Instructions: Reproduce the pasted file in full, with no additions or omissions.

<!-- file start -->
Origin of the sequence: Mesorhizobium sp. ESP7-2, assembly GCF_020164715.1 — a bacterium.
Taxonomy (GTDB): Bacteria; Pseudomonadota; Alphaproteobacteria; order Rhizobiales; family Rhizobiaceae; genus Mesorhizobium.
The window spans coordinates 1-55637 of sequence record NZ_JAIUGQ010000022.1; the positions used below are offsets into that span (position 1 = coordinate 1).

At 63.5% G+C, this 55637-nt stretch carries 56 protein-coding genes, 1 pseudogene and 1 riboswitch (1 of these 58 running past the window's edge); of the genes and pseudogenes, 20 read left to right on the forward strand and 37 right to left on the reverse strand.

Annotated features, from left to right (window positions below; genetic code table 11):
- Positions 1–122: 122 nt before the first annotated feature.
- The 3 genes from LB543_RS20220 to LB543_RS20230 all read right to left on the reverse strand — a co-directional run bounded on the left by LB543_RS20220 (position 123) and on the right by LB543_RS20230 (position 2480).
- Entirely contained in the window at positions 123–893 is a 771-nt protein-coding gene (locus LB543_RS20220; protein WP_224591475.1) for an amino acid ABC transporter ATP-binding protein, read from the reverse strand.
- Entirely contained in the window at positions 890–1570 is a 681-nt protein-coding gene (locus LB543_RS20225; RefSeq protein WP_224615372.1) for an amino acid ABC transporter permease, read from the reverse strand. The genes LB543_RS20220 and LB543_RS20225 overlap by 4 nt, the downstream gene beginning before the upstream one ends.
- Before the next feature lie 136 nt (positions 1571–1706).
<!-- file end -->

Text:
Origin of the sequence: Mesorhizobium sp. ESP7-2, assembly GCF_020164715.1 — a bacterium.
Taxonomy (GTDB): Bacteria; Pseudomonadota; Alphaproteobacteria; order Rhizobiales; family Rhizobiaceae; genus Mesorhizobium.
The window spans coordinates 1-55637 of sequence record NZ_JAIUGQ010000022.1; the positions used below are offsets into that span (position 1 = coordinate 1).

At 63.5% G+C, this 55637-nt stretch carries 56 protein-coding genes, 1 pseudogene and 1 riboswitch (1 of these 58 running past the window's edge); of the genes and pseudogenes, 20 read left to right on the forward strand and 37 right to left on the reverse strand.

Annotated features, from left to right (window positions below; genetic code table 11):
- Positions 1–122: 122 nt before the first annotated feature.
- The 3 genes from LB543_RS20220 to LB543_RS20230 all read right to left on the reverse strand — a co-directional run bounded on the left by LB543_RS20220 (position 123) and on the right by LB543_RS20230 (position 2480).
- Entirely contained in the window at positions 123–893 is a 771-nt protein-coding gene (locus LB543_RS20220; protein WP_224591475.1) for an amino acid ABC transporter ATP-binding protein, read from the reverse strand.
- Entirely contained in the window at positions 890–1570 is a 681-nt protein-coding gene (locus LB543_RS20225; RefSeq protein WP_224615372.1) for an amino acid ABC transporter permease, read from the reverse strand. The genes LB543_RS20220 and LB543_RS20225 overlap by 4 nt, the downstream gene beginning before the upstream one ends.
- Before the next feature lie 136 nt (positions 1571–1706).